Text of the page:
BLACK SABBATH's Geezer Butler: "I Wanted To Be A BEATLE"

March 30, 2007, 16 years ago

hot flashes news beatle black sabbath

The Asbury Press has issued the following report from Mark Voger:

Things were pretty black in BLACK SABBATH.

So much so that in 1979, the band fired it's singer. OZZY OSBOURNE was booted out by guitarist Tony Iommi, bassist Geezer Butler and drummer Bill Ward. His replacement, RONNIE JAMES DIO, recorded two studio albums with the band, Heaven And Hell (1979) and Mob Rules (1981), with drummer Vinny Appice replacing Ward on the latter.

Osbourne and Black Sabbath have since mended their fences - Sabbath has often headlined the annual OZZFest tour - but there is still nostalgia for the Dio era Sabbath.

And so, Dio, Iommi, Butler and Appice (in for Ward once again, a quarter century later!) are touring, though not billed as "Black Sabbath." The musicians have cleverly christened themselves HEAVEN AND HELL.

Butler was asked if it was a tough decision to fire Osbourne following the recording of 1978's ironically titled Never Say Die.

"Of course it was tough," Butler said in his Birmingham growl. "You didn't ever think it would ever come to that. But Ozzy was in a really bad way, health-wise. Addictions were just, like, takin' over him.

"He wasn't into the band any more. When we started rehearsals for that particular album, he didn't turn up for about four weeks. So, you know, we knew that he wasn't into it. And he'd already left once. We couldn't afford for him to leave again, kind-of-thing. So we made the decision that he had to go."

But Dio and Appice quit Sabbath following the release of Live Evil (1982), to be replaced by singer Ian Gillan (himself fired from DEEP PURPLE) and Ward. Butler stayed with the band for one more album, 1983's Born Again.

In the '90s, Butler formed a metal-rap band, GZR, which released three albums.

"I hadn't written lyrics for years, so I needed to get all that stuff off me chest," said Butler, who was Sabbath's chief lyricist.

"I just sort of let loose on the first album (1995's Plastic Planet), because I just really wanted to do a heavy album. I liked Burt's (Burton C. Bell's) voice, from FEAR FACTORY. We just got together to see how it would go. I really liked the stuff we did together, so I decided to go ahead and record it.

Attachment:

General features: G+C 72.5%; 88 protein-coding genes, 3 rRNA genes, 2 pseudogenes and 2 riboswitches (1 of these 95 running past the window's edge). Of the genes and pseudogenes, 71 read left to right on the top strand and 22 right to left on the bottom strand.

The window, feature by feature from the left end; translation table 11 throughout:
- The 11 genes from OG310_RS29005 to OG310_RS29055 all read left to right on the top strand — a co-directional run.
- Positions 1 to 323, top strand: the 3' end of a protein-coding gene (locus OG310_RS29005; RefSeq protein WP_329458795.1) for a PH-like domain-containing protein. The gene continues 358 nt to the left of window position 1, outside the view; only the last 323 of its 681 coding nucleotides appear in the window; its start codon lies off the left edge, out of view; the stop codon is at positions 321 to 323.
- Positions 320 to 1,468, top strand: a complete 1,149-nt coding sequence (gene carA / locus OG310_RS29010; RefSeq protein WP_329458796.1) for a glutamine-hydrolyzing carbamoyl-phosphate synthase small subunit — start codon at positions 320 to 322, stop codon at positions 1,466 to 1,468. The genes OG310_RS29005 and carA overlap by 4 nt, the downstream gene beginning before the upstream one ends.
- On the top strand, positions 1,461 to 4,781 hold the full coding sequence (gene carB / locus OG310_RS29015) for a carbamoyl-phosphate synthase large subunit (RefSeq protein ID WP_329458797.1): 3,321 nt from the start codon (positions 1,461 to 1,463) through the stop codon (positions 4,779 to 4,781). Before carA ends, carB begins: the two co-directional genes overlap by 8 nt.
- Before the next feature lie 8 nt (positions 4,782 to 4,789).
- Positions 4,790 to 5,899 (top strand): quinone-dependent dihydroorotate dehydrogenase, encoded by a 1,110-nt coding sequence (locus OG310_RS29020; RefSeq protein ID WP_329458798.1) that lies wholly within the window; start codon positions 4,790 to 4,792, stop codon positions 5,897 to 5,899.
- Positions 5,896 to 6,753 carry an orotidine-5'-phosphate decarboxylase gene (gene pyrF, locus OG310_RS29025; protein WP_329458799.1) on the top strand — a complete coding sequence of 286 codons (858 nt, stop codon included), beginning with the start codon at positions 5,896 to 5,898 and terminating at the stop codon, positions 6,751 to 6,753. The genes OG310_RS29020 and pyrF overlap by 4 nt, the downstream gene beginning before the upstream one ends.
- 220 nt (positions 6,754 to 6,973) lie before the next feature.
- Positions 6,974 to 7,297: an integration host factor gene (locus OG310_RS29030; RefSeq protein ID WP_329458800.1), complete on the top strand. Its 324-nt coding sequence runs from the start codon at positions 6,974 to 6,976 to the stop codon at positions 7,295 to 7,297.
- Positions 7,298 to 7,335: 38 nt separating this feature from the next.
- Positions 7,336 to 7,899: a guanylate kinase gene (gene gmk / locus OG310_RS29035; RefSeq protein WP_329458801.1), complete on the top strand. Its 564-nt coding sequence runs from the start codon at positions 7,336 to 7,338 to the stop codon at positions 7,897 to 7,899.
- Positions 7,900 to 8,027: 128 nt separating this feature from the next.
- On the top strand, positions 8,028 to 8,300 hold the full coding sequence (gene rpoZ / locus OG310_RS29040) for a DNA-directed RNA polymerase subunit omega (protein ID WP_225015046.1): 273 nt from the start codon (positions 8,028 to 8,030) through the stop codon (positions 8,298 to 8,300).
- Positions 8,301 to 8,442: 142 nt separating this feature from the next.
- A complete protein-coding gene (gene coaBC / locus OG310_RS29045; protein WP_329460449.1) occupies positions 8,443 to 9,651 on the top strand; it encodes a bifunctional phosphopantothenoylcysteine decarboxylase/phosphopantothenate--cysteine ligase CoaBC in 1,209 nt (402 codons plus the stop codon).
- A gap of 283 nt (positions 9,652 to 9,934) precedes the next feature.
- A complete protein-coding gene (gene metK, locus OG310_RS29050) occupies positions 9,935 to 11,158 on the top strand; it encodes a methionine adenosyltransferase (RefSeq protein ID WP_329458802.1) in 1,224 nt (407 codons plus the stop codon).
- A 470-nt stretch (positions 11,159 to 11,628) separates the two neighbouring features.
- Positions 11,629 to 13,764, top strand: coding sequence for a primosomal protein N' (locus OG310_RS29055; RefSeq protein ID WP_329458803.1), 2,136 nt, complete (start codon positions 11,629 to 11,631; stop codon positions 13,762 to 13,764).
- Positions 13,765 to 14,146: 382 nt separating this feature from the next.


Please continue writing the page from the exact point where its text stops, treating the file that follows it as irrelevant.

"The second album (1997's Black Science), I was disappointed with, because I was tryin' to be a bit more ambitious, but do it quickly. It just didn't work out the way I wanted it to. There's a lot more keyboards on the second album and a lot of ideas that I had in me head, but I couldn't quite communicate to the engineer at that time."

Butler called GZR's third album, 2005's Ohmwork, a "mixture of everything from very melodic to very heavy. Just loads of different styles."

For Butler, the initial inspiration to become a musician is easy to express.

"I wanted to be a Beatle," he said with a chuckle.

"When The Beatles came along, it totally inspired me. Because up until then, me brothers used to like Elvis (Presley); me sister liked a lot of the English imitators of Elvis, like Cliff Richard and all that. None of them really appealed to me. So there was nothing for my generation until The Beatles came along. I started to get interested in music.

"And then when they made it in America, it proved that working-class English people could get together and make music that everybody wants to hear. The big ambition then was to make it in America. The Beatles were the first English band to ever make it in the States. So they proved that it could be done. That opened the gates for all loads of English bands.

"Because at the time in England, it seemed like a lot of the English bands would be around for like a year or two, and then they'd split up. So being able to go over to America would open a whole new career for you. It changed me life."

Featured Video

HYPERIA - "The Serpent's Cycle"

HYPERIA - "The Serpent's Cycle"

Latest Reviews